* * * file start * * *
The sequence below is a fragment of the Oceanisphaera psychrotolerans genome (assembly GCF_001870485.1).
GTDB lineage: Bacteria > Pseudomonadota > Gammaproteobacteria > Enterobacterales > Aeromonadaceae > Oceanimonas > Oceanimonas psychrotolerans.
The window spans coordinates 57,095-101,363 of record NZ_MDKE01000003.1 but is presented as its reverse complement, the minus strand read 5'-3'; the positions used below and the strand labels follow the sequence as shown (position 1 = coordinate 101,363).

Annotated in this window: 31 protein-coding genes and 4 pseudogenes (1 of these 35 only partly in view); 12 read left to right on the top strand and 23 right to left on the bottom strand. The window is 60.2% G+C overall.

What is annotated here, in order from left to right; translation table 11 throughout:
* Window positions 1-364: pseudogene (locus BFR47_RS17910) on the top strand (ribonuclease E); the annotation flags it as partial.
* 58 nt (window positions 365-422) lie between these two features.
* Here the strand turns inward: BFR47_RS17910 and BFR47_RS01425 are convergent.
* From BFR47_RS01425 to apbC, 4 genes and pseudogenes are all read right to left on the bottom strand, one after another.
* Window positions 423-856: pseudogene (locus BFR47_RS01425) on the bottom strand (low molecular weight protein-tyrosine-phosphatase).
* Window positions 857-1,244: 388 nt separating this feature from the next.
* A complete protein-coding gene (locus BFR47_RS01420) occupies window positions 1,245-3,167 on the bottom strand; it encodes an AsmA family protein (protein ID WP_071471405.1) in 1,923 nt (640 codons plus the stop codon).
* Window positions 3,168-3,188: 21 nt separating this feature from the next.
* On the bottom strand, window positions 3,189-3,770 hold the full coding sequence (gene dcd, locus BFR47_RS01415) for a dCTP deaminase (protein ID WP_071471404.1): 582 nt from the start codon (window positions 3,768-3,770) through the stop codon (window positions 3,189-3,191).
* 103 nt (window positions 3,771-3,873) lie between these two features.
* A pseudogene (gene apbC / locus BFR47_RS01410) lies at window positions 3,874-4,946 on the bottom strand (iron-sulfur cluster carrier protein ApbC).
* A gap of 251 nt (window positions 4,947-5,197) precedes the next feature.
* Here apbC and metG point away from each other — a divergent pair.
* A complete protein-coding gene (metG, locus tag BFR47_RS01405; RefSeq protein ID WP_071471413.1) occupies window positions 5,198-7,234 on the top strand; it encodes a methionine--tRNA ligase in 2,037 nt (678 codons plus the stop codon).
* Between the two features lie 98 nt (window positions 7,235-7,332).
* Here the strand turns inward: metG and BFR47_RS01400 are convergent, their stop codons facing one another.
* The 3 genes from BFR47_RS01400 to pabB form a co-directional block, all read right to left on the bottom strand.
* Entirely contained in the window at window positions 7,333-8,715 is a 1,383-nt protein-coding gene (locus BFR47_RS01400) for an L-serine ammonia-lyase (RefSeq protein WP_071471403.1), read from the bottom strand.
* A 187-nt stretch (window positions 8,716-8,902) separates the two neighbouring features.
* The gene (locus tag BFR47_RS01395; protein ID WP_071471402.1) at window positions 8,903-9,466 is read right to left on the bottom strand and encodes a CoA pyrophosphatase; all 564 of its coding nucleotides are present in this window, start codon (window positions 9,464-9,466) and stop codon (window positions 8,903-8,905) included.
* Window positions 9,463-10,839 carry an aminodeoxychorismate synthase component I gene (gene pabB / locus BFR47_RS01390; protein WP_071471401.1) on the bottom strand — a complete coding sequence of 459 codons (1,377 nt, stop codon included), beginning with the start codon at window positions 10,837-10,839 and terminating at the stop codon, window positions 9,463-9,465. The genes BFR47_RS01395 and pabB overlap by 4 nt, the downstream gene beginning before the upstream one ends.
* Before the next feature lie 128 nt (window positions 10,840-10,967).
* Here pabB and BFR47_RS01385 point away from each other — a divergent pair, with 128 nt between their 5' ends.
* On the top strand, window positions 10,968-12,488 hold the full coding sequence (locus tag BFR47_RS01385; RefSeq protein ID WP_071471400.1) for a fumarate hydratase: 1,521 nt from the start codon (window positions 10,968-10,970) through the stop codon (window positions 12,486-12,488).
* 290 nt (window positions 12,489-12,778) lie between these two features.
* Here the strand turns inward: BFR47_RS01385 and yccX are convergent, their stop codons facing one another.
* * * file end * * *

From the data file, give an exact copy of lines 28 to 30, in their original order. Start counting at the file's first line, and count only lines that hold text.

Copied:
* Here pabB and BFR47_RS01385 point away from each other — a divergent pair, with 128 nt between their 5' ends.
* On the top strand, window positions 10,968-12,488 hold the full coding sequence (locus tag BFR47_RS01385; RefSeq protein ID WP_071471400.1) for a fumarate hydratase: 1,521 nt from the start codon (window positions 10,968-10,970) through the stop codon (window positions 12,486-12,488).
* 290 nt (window positions 12,489-12,778) lie between these two features.